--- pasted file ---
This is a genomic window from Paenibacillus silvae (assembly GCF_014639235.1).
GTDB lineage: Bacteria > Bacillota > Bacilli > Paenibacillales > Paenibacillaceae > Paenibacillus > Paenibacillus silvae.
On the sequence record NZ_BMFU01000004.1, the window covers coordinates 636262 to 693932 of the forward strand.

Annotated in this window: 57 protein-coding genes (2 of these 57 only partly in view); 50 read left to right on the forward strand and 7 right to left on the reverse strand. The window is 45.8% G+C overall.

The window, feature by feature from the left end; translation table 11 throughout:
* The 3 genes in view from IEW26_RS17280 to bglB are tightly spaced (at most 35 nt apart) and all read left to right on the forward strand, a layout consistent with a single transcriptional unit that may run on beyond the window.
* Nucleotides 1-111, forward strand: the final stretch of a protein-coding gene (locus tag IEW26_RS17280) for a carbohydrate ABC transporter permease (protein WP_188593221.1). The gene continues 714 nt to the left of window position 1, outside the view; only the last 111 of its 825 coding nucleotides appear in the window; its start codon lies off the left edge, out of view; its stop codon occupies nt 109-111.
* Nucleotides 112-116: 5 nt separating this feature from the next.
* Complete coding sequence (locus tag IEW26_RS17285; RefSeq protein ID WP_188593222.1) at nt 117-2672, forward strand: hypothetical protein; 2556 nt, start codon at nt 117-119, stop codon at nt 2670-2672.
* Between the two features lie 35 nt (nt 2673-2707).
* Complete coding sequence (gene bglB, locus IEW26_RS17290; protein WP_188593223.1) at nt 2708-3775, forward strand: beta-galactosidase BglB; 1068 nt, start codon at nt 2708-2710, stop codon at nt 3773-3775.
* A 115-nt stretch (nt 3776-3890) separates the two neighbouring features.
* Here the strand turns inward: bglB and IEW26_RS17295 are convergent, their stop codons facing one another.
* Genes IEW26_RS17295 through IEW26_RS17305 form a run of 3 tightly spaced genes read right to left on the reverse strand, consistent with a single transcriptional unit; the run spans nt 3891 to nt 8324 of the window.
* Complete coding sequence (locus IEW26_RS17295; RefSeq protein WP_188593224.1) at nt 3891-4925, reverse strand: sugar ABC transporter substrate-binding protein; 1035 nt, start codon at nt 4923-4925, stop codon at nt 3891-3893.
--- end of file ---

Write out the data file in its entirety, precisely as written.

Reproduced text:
This is a genomic window from Paenibacillus silvae (assembly GCF_014639235.1).
GTDB lineage: Bacteria > Bacillota > Bacilli > Paenibacillales > Paenibacillaceae > Paenibacillus > Paenibacillus silvae.
On the sequence record NZ_BMFU01000004.1, the window covers coordinates 636262 to 693932 of the forward strand.

Annotated in this window: 57 protein-coding genes (2 of these 57 only partly in view); 50 read left to right on the forward strand and 7 right to left on the reverse strand. The window is 45.8% G+C overall.

The window, feature by feature from the left end; translation table 11 throughout:
* The 3 genes in view from IEW26_RS17280 to bglB are tightly spaced (at most 35 nt apart) and all read left to right on the forward strand, a layout consistent with a single transcriptional unit that may run on beyond the window.
* Nucleotides 1-111, forward strand: the final stretch of a protein-coding gene (locus tag IEW26_RS17280) for a carbohydrate ABC transporter permease (protein WP_188593221.1). The gene continues 714 nt to the left of window position 1, outside the view; only the last 111 of its 825 coding nucleotides appear in the window; its start codon lies off the left edge, out of view; its stop codon occupies nt 109-111.
* Nucleotides 112-116: 5 nt separating this feature from the next.
* Complete coding sequence (locus tag IEW26_RS17285; RefSeq protein ID WP_188593222.1) at nt 117-2672, forward strand: hypothetical protein; 2556 nt, start codon at nt 117-119, stop codon at nt 2670-2672.
* Between the two features lie 35 nt (nt 2673-2707).
* Complete coding sequence (gene bglB, locus IEW26_RS17290; protein WP_188593223.1) at nt 2708-3775, forward strand: beta-galactosidase BglB; 1068 nt, start codon at nt 2708-2710, stop codon at nt 3773-3775.
* A 115-nt stretch (nt 3776-3890) separates the two neighbouring features.
* Here the strand turns inward: bglB and IEW26_RS17295 are convergent, their stop codons facing one another.
* Genes IEW26_RS17295 through IEW26_RS17305 form a run of 3 tightly spaced genes read right to left on the reverse strand, consistent with a single transcriptional unit; the run spans nt 3891 to nt 8324 of the window.
* Complete coding sequence (locus IEW26_RS17295; RefSeq protein WP_188593224.1) at nt 3891-4925, reverse strand: sugar ABC transporter substrate-binding protein; 1035 nt, start codon at nt 4923-4925, stop codon at nt 3891-3893.